Martin O'Neill has said he will not be going for the job vacancy in Manchester that will come up for grabs at the end of the season, preferring, perhaps, to wait for another. But though he is almost certain to be at Celtic Park next season, Craig Bellamy is unlikely to be with him.
The Ulsterman bristled when pressed on speculation that he might be Kevin Keegan's long-term replacement at Manchester City, saying: "You are talking to the longest-serving manager in the SPL. Why would you ask me about this job at this stage of the season when you know we have some important games coming up?"
O'Neill then turned his attentions to Bellamy's future. The Welsh international, who turned down a £6m move to Birmingham, is on loan from Newcastle until the end of the season with a view to a permanent deal.
Celtic's chief executive Peter Lawwell, however, said recently that the club would not be able to afford the transfer fee unless they qualified for the Champions' League, and O'Neill fears that without the attendant funds they might be priced out of the race to sign the striker.
"In the particular climate we are involved in at this minute it would probably be unlikely we would be able to afford the fee for him, but things might change," O'Neill said. "If he does fantastically well and wants to stay and become a massive hit with the supporters then it would make it easier for us to go and try to look at ways of trying to keep him but I think that is all premature.
"Lots of things are based on whether we qualify for the Champions' League or not. If we win the League we have one qualifying game, if we are second we have two.
"Craig's contract with us is up in May and Newcastle have put a price on him and it is there for anyone to make a bid. My own view is that it is too early to call.
"Let's say he does fantastically well regardless of whether we play Champions' League or not. We could look at the situation to see if we would be in a position to do anything, and that might well depend on if we do make the Champions' League, and a lot of it will have to do with Craig himself.
"If everything was fantastically rosy I would look at it but we know the price and I would have to say, judging on what has happened over the last couple of years in terms of money spent on players, it would be highly unlikely we would be able to afford the money for Craig Bellamy."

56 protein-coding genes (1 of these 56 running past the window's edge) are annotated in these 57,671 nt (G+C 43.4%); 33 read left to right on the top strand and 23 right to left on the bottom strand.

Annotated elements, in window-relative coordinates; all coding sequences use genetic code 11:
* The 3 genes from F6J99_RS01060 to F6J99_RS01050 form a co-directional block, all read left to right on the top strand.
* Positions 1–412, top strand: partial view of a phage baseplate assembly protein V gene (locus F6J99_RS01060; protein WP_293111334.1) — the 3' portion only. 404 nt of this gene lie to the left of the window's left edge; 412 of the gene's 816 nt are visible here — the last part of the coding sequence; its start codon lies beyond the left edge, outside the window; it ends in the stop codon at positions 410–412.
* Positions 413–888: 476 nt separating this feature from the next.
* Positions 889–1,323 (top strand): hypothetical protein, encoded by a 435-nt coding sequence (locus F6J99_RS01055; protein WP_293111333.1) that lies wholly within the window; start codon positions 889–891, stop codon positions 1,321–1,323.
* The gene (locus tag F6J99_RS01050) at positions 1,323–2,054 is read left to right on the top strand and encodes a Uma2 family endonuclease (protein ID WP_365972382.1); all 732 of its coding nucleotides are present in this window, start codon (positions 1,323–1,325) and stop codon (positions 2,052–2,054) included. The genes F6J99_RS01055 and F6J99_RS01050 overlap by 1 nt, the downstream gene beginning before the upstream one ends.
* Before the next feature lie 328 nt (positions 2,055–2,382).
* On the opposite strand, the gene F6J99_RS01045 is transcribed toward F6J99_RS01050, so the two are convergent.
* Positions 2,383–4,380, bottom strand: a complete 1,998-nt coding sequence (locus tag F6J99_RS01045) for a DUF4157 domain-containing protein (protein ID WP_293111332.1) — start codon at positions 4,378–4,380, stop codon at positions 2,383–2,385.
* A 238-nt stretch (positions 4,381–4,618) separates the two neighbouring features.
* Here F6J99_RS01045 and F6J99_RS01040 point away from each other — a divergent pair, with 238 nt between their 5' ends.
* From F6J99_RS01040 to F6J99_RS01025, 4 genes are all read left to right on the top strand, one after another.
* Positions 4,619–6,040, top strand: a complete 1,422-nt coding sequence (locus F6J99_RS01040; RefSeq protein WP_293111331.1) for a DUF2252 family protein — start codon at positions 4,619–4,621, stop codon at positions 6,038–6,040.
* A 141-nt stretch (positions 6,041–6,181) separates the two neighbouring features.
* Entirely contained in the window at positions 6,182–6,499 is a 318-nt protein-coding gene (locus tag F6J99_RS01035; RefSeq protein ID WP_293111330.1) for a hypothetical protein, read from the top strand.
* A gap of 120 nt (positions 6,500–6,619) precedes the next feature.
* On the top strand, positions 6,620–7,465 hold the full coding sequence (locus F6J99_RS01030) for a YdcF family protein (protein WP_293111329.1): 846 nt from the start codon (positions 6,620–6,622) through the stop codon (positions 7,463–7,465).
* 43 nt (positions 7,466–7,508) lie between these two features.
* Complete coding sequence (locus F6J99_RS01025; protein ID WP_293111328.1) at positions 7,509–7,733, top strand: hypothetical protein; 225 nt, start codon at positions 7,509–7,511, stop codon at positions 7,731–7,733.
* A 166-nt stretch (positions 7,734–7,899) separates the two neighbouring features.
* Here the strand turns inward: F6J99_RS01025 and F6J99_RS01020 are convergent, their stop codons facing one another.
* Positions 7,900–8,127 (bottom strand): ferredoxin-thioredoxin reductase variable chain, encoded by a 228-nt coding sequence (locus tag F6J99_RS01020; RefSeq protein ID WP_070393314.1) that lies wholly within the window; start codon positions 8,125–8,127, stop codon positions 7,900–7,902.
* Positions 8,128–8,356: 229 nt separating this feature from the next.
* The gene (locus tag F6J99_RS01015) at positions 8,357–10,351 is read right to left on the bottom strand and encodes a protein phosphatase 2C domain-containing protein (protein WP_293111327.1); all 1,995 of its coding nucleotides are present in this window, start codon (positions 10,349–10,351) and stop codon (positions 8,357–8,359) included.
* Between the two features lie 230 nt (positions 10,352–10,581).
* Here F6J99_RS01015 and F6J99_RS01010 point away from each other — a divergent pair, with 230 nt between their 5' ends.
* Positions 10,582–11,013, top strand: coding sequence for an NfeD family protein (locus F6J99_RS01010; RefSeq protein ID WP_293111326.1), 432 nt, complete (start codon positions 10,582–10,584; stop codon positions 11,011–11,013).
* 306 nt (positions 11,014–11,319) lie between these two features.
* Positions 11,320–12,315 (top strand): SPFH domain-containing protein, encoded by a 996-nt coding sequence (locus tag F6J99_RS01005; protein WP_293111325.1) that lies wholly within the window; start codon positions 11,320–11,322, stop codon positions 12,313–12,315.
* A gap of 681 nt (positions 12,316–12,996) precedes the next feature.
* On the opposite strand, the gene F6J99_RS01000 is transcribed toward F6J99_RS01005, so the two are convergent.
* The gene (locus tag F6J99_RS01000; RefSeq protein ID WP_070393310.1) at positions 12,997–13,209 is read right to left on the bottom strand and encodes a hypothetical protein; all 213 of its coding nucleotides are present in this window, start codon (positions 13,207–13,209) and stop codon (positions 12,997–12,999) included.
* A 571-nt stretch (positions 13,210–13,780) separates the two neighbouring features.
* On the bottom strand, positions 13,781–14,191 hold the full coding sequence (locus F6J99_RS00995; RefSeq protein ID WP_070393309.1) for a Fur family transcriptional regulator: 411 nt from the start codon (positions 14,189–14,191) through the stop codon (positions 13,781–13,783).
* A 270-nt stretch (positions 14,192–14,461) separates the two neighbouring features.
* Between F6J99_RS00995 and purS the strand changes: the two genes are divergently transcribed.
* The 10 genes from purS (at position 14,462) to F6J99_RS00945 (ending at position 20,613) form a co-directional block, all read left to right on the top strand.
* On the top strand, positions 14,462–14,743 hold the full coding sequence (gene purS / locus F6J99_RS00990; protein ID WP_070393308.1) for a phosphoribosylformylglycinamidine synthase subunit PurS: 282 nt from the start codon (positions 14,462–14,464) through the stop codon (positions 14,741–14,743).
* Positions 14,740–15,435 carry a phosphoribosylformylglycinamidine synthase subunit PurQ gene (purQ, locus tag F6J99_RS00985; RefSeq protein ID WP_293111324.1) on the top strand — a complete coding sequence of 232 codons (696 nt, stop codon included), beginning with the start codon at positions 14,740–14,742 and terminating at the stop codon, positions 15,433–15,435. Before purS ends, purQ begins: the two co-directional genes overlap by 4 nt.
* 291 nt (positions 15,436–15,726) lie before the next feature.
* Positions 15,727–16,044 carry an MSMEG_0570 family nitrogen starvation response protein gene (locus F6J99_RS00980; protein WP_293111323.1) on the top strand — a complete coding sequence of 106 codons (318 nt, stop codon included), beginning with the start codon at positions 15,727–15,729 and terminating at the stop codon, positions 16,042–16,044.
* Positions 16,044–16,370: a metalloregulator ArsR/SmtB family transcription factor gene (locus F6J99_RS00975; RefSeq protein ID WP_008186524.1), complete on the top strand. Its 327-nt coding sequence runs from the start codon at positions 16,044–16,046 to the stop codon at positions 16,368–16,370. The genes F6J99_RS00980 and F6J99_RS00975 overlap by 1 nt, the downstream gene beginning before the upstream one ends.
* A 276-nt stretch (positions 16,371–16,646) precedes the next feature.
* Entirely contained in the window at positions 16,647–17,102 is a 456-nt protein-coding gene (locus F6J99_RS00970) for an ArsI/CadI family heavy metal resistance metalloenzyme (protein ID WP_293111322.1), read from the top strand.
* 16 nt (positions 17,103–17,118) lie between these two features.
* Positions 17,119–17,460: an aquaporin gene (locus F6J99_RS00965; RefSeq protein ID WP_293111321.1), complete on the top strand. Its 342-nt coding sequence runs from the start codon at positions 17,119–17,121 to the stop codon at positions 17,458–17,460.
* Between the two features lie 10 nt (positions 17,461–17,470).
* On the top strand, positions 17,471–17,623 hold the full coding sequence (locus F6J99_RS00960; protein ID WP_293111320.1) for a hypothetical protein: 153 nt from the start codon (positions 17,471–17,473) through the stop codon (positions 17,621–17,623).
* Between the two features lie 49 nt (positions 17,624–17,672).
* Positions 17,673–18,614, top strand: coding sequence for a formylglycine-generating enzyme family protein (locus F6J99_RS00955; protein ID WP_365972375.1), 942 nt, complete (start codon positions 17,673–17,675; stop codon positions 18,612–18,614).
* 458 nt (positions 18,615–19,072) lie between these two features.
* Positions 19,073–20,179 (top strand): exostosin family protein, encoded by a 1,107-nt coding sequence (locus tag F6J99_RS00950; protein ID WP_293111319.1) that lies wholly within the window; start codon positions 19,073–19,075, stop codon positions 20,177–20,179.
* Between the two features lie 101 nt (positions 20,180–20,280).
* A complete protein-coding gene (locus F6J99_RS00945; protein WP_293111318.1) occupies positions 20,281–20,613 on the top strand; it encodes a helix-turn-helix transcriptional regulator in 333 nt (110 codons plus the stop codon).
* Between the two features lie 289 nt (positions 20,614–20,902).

One of the club's promising young players, Craig Beattie, says he has encouraged Bellamy to stay at Parkhead, and dismissed the notion that the Welshman has an attitude problem. Bellamy refused to shake Gary Caldwell's hand and was accused of bragging about his wages during a game at Clyde but the youngster wants him to stay, even though he is blocking his way into the first team.
"He is a different class and it is great to learn from him, big John [Hartson] and Sutty [Chris Sutton]," Beattie said. "His movement is different class - he takes the ball and takes players on, and he is great to have around the place. He has so much ability so it would be great to keep somebody of his calibre.
"You read all sorts of stuff but what you believe is up to yourself. He is a good craic and is genuine and no different to anybody else. He's a good laugh. I don't know what happened down south but if you are asking me then he is spot on."
South of the border, meanwhile, Liverpool could deny Everton a place in the Champions' League next season even if they finish below them in the Premiership.
In previous years, winners of Europe's blue riband club competition automatically defended the trophy the following season, but that is no longer the case. Rafael Benitez's side are eight points behind fourth-placed Everton, but are through to the Champions' League quarter-finals. Were they to win the trophy as well as finishing fifth in the Premiership, it would be left to the discretion of the Football Association whether or not they would be put forward to defend the trophy.
If the FA decided to do this and their request was accepted by Uefa, Europe's governing body, the side finishing fourth in the Premiership would drop down into the Uefa Cup. "One country cannot have more than four places - it would be up to the FA to make the request for Liverpool," a Uefa spokesman explained.
Champions' League regulations state: "At the request of the national association concerned, the Uefa Champions' League title-holders may be entered for this competition, if they have not qualified via the top domestic League championship.
"If, in such a case, the title-holders come from an association entitled to enter four teams for the Uefa Champions' League, the fourth-placed club in the top domestic League championship has to be entered for the Uefa Cup."